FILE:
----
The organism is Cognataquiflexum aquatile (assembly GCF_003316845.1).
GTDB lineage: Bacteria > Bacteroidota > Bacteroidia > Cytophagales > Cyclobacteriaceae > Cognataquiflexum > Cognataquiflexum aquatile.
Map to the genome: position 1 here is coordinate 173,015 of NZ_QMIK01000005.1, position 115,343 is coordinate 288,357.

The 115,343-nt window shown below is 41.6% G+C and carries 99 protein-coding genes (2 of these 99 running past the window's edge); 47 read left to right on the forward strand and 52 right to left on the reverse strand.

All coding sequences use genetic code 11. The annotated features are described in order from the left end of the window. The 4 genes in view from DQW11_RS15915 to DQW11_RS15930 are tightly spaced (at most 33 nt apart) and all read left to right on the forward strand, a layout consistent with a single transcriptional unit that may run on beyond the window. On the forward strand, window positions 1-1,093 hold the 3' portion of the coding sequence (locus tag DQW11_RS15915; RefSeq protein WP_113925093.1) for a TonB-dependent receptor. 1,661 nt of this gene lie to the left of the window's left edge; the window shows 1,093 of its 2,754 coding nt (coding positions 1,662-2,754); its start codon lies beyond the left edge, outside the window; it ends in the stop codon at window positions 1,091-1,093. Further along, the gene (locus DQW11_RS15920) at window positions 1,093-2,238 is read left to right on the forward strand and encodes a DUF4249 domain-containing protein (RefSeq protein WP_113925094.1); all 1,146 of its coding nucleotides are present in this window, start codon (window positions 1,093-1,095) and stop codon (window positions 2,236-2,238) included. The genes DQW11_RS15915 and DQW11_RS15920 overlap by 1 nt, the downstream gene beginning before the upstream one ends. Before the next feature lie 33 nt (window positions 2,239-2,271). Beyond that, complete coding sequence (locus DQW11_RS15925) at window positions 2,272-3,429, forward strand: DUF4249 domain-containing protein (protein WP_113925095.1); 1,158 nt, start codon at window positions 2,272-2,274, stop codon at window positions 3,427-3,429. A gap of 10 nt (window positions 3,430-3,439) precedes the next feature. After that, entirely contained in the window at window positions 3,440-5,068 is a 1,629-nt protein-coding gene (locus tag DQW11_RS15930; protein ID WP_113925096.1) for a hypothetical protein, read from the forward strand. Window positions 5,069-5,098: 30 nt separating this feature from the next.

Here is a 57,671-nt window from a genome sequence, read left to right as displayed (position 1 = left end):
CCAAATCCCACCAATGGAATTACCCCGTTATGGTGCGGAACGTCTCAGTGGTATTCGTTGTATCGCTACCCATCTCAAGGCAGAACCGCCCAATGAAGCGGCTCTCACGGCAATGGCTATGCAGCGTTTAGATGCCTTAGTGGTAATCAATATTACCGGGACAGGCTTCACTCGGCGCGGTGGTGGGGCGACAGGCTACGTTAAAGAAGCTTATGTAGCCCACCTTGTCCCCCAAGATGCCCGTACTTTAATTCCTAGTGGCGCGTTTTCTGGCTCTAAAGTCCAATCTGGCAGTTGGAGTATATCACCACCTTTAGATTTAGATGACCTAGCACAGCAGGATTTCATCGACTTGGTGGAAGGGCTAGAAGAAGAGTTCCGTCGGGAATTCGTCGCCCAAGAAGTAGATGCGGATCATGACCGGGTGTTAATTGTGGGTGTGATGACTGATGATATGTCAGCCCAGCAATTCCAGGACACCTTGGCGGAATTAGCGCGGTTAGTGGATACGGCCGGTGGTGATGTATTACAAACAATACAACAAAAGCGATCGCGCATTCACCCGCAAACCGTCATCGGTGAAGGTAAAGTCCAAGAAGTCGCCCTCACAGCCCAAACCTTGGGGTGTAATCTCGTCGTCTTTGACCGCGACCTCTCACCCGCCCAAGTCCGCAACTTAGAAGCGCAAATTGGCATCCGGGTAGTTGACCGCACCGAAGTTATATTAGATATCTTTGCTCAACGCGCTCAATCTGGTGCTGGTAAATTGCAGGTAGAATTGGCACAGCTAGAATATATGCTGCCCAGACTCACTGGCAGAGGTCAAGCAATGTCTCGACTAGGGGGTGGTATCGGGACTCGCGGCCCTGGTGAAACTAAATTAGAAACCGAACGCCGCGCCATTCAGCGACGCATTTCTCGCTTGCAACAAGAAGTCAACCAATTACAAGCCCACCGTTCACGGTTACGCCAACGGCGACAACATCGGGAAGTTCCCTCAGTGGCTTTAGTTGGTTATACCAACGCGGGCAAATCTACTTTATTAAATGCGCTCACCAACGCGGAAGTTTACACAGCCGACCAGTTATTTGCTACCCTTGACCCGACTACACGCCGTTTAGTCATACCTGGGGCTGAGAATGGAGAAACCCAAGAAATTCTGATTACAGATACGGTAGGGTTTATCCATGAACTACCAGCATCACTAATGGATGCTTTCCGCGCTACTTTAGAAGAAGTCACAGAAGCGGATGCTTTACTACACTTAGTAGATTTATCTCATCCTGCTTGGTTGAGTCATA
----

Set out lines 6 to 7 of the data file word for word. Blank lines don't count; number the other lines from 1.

Here is a 57,671-nt window from a genome sequence, read left to right as displayed (position 1 = left end):
CCAAATCCCACCAATGGAATTACCCCGTTATGGTGCGGAACGTCTCAGTGGTATTCGTTGTATCGCTACCCATCTCAAGGCAGAACCGCCCAATGAAGCGGCTCTCACGGCAATGGCTATGCAGCGTTTAGATGCCTTAGTGGTAATCAATATTACCGGGACAGGCTTCACTCGGCGCGGTGGTGGGGCGACAGGCTACGTTAAAGAAGCTTATGTAGCCCACCTTGTCCCCCAAGATGCCCGTACTTTAATTCCTAGTGGCGCGTTTTCTGGCTCTAAAGTCCAATCTGGCAGTTGGAGTATATCACCACCTTTAGATTTAGATGACCTAGCACAGCAGGATTTCATCGACTTGGTGGAAGGGCTAGAAGAAGAGTTCCGTCGGGAATTCGTCGCCCAAGAAGTAGATGCGGATCATGACCGGGTGTTAATTGTGGGTGTGATGACTGATGATATGTCAGCCCAGCAATTCCAGGACACCTTGGCGGAATTAGCGCGGTTAGTGGATACGGCCGGTGGTGATGTATTACAAACAATACAACAAAAGCGATCGCGCATTCACCCGCAAACCGTCATCGGTGAAGGTAAAGTCCAAGAAGTCGCCCTCACAGCCCAAACCTTGGGGTGTAATCTCGTCGTCTTTGACCGCGACCTCTCACCCGCCCAAGTCCGCAACTTAGAAGCGCAAATTGGCATCCGGGTAGTTGACCGCACCGAAGTTATATTAGATATCTTTGCTCAACGCGCTCAATCTGGTGCTGGTAAATTGCAGGTAGAATTGGCACAGCTAGAATATATGCTGCCCAGACTCACTGGCAGAGGTCAAGCAATGTCTCGACTAGGGGGTGGTATCGGGACTCGCGGCCCTGGTGAAACTAAATTAGAAACCGAACGCCGCGCCATTCAGCGACGCATTTCTCGCTTGCAACAAGAAGTCAACCAATTACAAGCCCACCGTTCACGGTTACGCCAACGGCGACAACATCGGGAAGTTCCCTCAGTGGCTTTAGTTGGTTATACCAACGCGGGCAAATCTACTTTATTAAATGCGCTCACCAACGCGGAAGTTTACACAGCCGACCAGTTATTTGCTACCCTTGACCCGACTACACGCCGTTTAGTCATACCTGGGGCTGAGAATGGAGAAACCCAAGAAATTCTGATTACAGATACGGTAGGGTTTATCCATGAACTACCAGCATCACTAATGGATGCTTTCCGCGCTACTTTAGAAGAAGTCACAGAAGCGGATGCTTTACTACACTTAGTAGATTTATCTCATCCTGCTTGGTTGAGTCATA